Comedy at Fun Fun Fest, day 1: Patton Oswalt, Kyle Kinane, Kyle Dunnigan (also Johnny Marr)

dunnigan 300AUSTIN — Day one of Austin’s Fun Fun Fun Fest kicked off with sunny skies and cool, brisk air, which, for a moment, made me forget that I live in Texas, the hot-and-sweaty capital of the South. Yours truly will be in attendance for all three days of the music/comedy/BMX/weirdness festival to share with you the highlights of all the strange shenanigans that go down.

The comedy stage has historically featured some very solid local comedians, and this year was no exception. Maggie Maye, a stalwart of the Austin comedy scene, delivered some very well-received bits on the strict rules that delineate what Disney Princess actresses can and cannot d.

(Pro-tip: do not take pictures in costume while smoking crack, and certainly do not post said pictures on Facebook with the caption “Disney on Ice”— as tempting as it may be to pull a Rob Ford while donning a Jasmine outfit).

Another stand-out was Kyle Dunnigan (pictured), one third of the Professor Blastoff podcast, whose prepared material on his recent colonoscopy quickly gave way to pointed, snarky rants about the thumping bass and music bleeding through the tent from a nearby stage. Said Dunnigan, “It’s like doing stand-up in a hurricane.”

Local comedian Matt Bearden (pictured below) minded the music less, but perhaps that was because Johnny Marr — of The Smiths and Modest Mouse — apparently took the outdoor stage during his set. After hearing the telltale sounds of “Stop Me If You Think You’ve Heard This One Before,” Bearden riffed on his troubled past being a new wave kid with Dead Kennedys friends. Hard knock life if you’re the kid listening to The Cure and wearing eyeliner while all your buds are wearing safety pins and shouting “CALIFORNIA, UBER ALLES.” Nonetheless, Bearden seems to have gotten over it: his set was tightly constructed, wickedly well-received, and offered a solid mix of prepared and improvised material on Austin hipsters, dogs, and the “worst song in the world.”

matt bearden 700

Kyle Kinane (pictured below) took the stage next to a hearty round of applause— lots of fans in the crowd, natch. I love Kinane for two reasons: first, he’s a Chicagoan like yours truly; second, he has a way of shouting self-deprecating one-liners about his life that makes me want to sit cross-legged on the floor in front of him for Story Time With Kyle. Example: “I burnt my laundry.” “Boredom is the disease of the debutante.” “Becoming a ghost is the DeVry of the afterlife.” How could you not want to hear more after punchy notes like those? Delightful nuggets. All of them.

Kinane 300Marr was still playing throughout Kinane’s set, and homeboy stopped his performance a few times to listen to “How Soon Is Now,” an old Smiths ditty from the 1984 masterpiece Hatful of Hollow. It wasn’t the same without Morrissey, but this is the best we can probably hope for.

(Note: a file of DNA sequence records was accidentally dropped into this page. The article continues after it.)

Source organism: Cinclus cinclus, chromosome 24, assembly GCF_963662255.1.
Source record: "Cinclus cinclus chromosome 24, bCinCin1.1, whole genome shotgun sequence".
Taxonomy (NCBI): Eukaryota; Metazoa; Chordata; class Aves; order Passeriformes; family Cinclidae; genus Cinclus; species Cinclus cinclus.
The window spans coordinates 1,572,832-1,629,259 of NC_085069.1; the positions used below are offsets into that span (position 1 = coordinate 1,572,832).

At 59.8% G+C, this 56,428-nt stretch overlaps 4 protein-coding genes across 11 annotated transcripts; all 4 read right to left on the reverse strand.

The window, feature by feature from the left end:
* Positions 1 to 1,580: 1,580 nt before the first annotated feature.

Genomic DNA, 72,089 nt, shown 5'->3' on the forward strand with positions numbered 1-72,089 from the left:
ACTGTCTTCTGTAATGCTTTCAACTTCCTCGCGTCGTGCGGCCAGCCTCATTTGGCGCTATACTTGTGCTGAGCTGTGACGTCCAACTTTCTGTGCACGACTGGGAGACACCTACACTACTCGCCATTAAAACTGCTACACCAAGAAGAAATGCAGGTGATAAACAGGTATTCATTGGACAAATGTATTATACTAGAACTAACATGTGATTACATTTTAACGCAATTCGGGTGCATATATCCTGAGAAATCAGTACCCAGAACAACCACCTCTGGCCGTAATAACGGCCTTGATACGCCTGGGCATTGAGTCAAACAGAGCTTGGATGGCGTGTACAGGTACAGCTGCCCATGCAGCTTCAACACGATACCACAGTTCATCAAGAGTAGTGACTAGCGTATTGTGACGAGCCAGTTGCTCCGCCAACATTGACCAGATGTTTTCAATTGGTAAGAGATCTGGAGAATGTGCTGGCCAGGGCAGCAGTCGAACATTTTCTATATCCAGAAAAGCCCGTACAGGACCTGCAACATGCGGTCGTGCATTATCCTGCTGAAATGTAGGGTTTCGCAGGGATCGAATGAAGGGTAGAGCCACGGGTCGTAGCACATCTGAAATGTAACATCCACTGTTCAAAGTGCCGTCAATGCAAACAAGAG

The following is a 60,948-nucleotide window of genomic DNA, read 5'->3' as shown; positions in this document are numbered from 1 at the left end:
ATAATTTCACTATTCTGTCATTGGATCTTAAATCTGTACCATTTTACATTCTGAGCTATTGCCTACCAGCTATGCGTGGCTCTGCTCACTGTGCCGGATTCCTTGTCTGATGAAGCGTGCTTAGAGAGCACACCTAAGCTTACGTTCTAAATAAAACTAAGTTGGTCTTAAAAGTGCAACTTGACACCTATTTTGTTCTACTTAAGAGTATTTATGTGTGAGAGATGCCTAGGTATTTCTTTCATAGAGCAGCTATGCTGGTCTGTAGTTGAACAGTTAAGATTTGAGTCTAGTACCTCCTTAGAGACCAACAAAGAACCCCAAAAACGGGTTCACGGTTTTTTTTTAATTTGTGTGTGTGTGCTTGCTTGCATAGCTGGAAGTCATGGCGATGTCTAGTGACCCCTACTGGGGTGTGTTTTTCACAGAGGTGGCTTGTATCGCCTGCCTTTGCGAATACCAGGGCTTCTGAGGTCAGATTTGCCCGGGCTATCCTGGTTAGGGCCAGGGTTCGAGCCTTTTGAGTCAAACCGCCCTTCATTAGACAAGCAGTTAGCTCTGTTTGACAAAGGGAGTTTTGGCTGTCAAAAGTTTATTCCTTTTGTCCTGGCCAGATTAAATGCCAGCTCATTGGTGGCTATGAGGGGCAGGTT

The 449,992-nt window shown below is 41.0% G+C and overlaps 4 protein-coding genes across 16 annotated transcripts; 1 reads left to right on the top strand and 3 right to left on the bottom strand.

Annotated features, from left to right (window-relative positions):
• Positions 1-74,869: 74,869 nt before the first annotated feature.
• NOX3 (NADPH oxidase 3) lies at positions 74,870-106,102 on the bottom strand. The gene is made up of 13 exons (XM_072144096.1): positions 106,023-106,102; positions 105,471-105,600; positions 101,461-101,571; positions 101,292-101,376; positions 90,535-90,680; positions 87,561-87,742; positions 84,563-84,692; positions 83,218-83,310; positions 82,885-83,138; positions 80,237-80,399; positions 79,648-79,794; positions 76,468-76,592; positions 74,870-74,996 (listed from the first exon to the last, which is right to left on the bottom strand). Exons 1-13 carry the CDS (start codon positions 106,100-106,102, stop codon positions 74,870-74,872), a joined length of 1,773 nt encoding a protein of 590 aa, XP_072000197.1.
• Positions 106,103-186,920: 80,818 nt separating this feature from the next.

And finally, headlining the first evening was none other than Patton Oswalt, who took the stage to a thunderous wall of cheers. The comic kicked off his set with a story about meeting eccentric and legendary documentary filmmaker Werner Herzog while on a film set that was at once painful to hear and, naturally, hilarious: Herzog thought Oswalt was made up to be a zombie. He wasn’t. Oops.

Oswalt also took on the perils of being a father to a 4-year old, including a story about his daughter’s accidental [adorable] racism that was prompted by an innocent viewing of The Lion King. Long story short: apparently Rafiki and an older black gentleman look similar to some toddlers. Oops, again. As you’d probably guess, Oswalt similarly riffed on the music bleeding in from outside, although by this point, Marr had been replaced by Kurt Vile. We were treated to an improvised duet (well, we knew it was a duet, Vile probably didn’t…) featuring lyrics like “backpack full of quinoa” and some treatise on patchouli— dude knows his audience.

Oswalt had the hyper-hipster crowd eating out of his hand. After his set closed, I dashed backstage to grab a quick chat with the comedian, which you’ll read about in the very near future. Stay tuned for more shenanigans, more comedy, and probably — unfortunately — less Johnny Marr. We can’t always get what we want, guys.

All photos by Carrie Andersen

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Carrie Andersen

In addition to writing for Laughspin, Carrie is a graduate student in Austin, Texas, where she researches popular culture, new media, music, and social movements. When not reading or writing in any official capacity, she spends her time playing the drums, watching crappy TV, and eating copious amounts of tacos and barbecue. She also blogs sporadically at

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